My lawsuit against Bob Ferguson is being heard tomorrow Tues @ 9 am – he wrote a biased ballot title for a liberal initiative – I’m asking judge to write a neutral description

by | Oct 8, 2018

I hope I’ve watched enough Perry Mason, L.A. Law, Boston Legal (Denny Crane!) and Law & Order to be ready for tomorrow.  

I have a business degree from Washington State University with a minor in Economics.  I’m not an attorney.  Nonetheless, over the past 20 years of political activism, I’ve done several lawsuits myself.  Doing these cases “pro se” (which means “for oneself”) is incredibly fun but very challenging.

So why don’t I just hire someone to handle these cases?  

Because attorneys are expensive.  Right now, I am asking supporters to donate to my legal defense fund ( and to getting our $30 Tabs Initiative ( on the ballot — there’s no “extra money” for these legal challenges.

But it’s really necessary.

So much of what the government does deserves extra scrutiny, second-guessing, a bright spotlight.  Politicians assume they’ll get away with what they do because they know that few have the wherewithal to challenge them. 

In this case, it’s Democrat Attorney General Bob Ferguson who’s in need of judicial oversight.  During his tenure, he’s completely corrupted the ballot title process for initiatives.  He sabotages conservative initiatives by putting his thumb on the scale against them while liberal initiatives get rainbowy descriptions meant to help them. 

Tomorrow Tues @ 9 am in Judge Christine Schaller’s courtroom, I’m going to ask the court to discard Ferguson’s flowery description of a liberal initiative and rewrite it and issue instead a neutral, unbiased ballot title.

BACKGROUND:  Initiative 1000 is the “bring back affirmative action” initiative that explicitly seeks to overturn Initiative 200 which was the first statewide initiative I ever co-sponsored (sponsors’ website read:  REVERSE TIM EYMAN’S I-200).  Thanks to the 58% of voters who approved it in 1998, for the past 20 years, I-200 has prohibited state and local governments from discriminating against, or granting preferential treatment to, any individual or group based on race, sex, color, ethnicity or national origin in public employment, public education, or public contracting.  It didn’t and doesn’t affect the private sector, only government.  It didn’t and hasn’t abolished “affirmative action”, only those government practices that step over the line and discriminate and give preferential treatment based on the immutable characteristics listed in the 1964 civil rights act.

Here’s how the AG’s describes it:  “Initiative Measure No. 1000 concerns remedying discrimination and affirmative action.”

Remedying discrimination?  Isn’t that the most loaded, biased, unobjective description you can imagine?

As I wrote in my opening brief (  The AG’s description “is hopelessly skewed and clearly intended to create bias for the measure.”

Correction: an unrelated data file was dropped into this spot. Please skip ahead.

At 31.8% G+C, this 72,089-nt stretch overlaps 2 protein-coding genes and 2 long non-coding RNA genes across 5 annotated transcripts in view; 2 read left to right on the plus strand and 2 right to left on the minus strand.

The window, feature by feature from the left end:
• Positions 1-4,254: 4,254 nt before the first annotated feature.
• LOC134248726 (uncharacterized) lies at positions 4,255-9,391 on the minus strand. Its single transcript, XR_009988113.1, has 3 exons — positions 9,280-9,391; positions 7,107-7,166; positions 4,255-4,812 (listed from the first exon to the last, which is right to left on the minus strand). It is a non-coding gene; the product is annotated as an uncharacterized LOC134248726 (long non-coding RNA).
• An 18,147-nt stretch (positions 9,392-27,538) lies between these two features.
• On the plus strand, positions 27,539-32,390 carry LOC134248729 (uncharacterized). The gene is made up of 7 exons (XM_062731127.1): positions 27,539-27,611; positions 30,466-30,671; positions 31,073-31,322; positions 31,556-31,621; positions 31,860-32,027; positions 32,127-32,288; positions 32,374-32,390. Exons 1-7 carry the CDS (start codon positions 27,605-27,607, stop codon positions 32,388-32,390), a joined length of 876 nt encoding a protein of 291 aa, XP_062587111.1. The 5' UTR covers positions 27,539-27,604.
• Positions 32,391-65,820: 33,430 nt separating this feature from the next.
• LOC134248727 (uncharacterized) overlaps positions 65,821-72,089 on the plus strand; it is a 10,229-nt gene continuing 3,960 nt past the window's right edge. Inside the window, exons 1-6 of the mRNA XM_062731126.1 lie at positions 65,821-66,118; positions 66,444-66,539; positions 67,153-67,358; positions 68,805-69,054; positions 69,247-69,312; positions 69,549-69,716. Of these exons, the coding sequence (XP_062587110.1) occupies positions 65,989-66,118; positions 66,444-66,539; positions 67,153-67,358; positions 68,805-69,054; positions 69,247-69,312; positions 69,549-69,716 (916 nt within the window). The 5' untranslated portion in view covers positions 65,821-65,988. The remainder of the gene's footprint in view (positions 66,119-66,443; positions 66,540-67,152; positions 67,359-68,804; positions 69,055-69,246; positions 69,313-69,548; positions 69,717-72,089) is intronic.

But Ferguson’s office responds:  “The phrase comes from the measure.  It cannot be true that using a phrase directly from the measure puts a ‘thumb on the scale’.”  They repeat that claim later:  “Using the phrase directly from the measure neither creates bias, nor is it inaccurate.”

From my brief:  “Imagine Petitioner (Eyman) sponsoring an initiative to reset vehicle license tab fees back down to $30 pear year.  And throughout the language of the initiative’s text, Petitioner included the term ‘remedying overtaxation’ alongside the policy change of $30 tabs.  There is simply no way that the Attorney General or this Court would include such a term in the Statement of Subject (Initiative Measure No. ### concerns remedying overtaxation by reducing annual vehicle license fees to $30).  It wouldn’t be done because it would be absurd exactly as absurd as including the term ‘remedying discrimination’ in the Statement of Subject for Initiative Measure No. 1000.  It is self-serving, biased phrase and should be stricken.” 

I-1000 is a liberal initiative.  Bob Ferguson is a socialist liberal and so he supports it.  So the official description favors it.  And the argument he makes is that using the language from the initiative itself cannot create bias.

But there’s also a conservative initiative on the ballot this year:  Initiative 1634.  The initiative begins:  AN ACT Relating to the taxation of groceries.

What’s the Statement of Subject for this conservative initiative?

Initiative Measure No. 1634 concerns taxation of certain items intended for human consumption.

The word “groceries” appears no where in it.  Why?

Liberals challenged the initiative and told the court that including the word “groceries” would create bias in favor of the initiative.  Initiative sponsors responded that the word “groceries” appears throughout the initiative.  Ferguson sided with the liberal Petitioners.  “The Attorney General agrees that the statement of subject proposed by Petitioners is an improvement over the current wording … the Attorney General supports a statement of subject of, “This measure concerns taxation of certain items intended for human consumption.”

So using the language in the initiative is OK when it’s a liberal initiative but biased when it’s a conservative initiative.

For me, the challenging part tomorrow will be standing in front of the judge and verbally making the arguments.  There’s not enough anti-perspirant on my bathroom counter to really do the job.  This is nerve-racking stuff.

Let’s hope that Judge Christine Schaller gives more weight to the merits of the arguments rather than the legal skills of the participants. I’ll let you know how it turns out.

We still got a ways to go to get enough signatures for the $30 Tabs Initiative.  I know IF EVERYONE DOES THEIR PART with donations and signatures we can make it.

Top 5 Contributors: Suzanne Burke, Puget Sound Chapter NECA PAC, Andrew Skotdal, Tim Eyman, Thomas O’Brien

© 2020 Permanent Offense


© 2020 Permanent Offense